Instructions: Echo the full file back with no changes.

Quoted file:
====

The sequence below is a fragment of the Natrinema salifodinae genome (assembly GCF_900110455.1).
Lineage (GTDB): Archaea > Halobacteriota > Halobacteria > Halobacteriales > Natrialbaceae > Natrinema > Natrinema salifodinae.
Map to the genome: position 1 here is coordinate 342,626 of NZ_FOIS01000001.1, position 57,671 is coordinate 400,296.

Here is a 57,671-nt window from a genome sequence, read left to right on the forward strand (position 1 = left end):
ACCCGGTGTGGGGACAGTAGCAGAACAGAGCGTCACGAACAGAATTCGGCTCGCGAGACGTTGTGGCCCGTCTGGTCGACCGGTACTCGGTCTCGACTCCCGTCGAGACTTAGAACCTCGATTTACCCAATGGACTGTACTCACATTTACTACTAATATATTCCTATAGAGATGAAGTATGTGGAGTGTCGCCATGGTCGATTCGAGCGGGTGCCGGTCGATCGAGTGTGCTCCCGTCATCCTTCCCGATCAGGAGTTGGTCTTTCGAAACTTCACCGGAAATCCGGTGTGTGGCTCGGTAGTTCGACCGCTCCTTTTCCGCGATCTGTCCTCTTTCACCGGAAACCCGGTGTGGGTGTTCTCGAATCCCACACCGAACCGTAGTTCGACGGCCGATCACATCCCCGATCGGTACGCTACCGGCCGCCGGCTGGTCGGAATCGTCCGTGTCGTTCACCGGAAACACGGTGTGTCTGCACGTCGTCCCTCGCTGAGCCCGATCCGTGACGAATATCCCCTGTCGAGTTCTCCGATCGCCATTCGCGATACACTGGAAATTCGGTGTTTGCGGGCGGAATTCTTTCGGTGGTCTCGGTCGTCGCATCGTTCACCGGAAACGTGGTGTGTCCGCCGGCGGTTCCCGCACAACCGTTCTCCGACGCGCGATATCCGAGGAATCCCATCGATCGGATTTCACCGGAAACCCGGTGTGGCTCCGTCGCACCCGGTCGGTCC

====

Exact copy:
The sequence below is a fragment of the Natrinema salifodinae genome (assembly GCF_900110455.1).
Lineage (GTDB): Archaea > Halobacteriota > Halobacteria > Halobacteriales > Natrialbaceae > Natrinema > Natrinema salifodinae.
Map to the genome: position 1 here is coordinate 342,626 of NZ_FOIS01000001.1, position 57,671 is coordinate 400,296.

Here is a 57,671-nt window from a genome sequence, read left to right on the forward strand (position 1 = left end):
ACCCGGTGTGGGGACAGTAGCAGAACAGAGCGTCACGAACAGAATTCGGCTCGCGAGACGTTGTGGCCCGTCTGGTCGACCGGTACTCGGTCTCGACTCCCGTCGAGACTTAGAACCTCGATTTACCCAATGGACTGTACTCACATTTACTACTAATATATTCCTATAGAGATGAAGTATGTGGAGTGTCGCCATGGTCGATTCGAGCGGGTGCCGGTCGATCGAGTGTGCTCCCGTCATCCTTCCCGATCAGGAGTTGGTCTTTCGAAACTTCACCGGAAATCCGGTGTGTGGCTCGGTAGTTCGACCGCTCCTTTTCCGCGATCTGTCCTCTTTCACCGGAAACCCGGTGTGGGTGTTCTCGAATCCCACACCGAACCGTAGTTCGACGGCCGATCACATCCCCGATCGGTACGCTACCGGCCGCCGGCTGGTCGGAATCGTCCGTGTCGTTCACCGGAAACACGGTGTGTCTGCACGTCGTCCCTCGCTGAGCCCGATCCGTGACGAATATCCCCTGTCGAGTTCTCCGATCGCCATTCGCGATACACTGGAAATTCGGTGTTTGCGGGCGGAATTCTTTCGGTGGTCTCGGTCGTCGCATCGTTCACCGGAAACGTGGTGTGTCCGCCGGCGGTTCCCGCACAACCGTTCTCCGACGCGCGATATCCGAGGAATCCCATCGATCGGATTTCACCGGAAACCCGGTGTGGCTCCGTCGCACCCGGTCGGTCC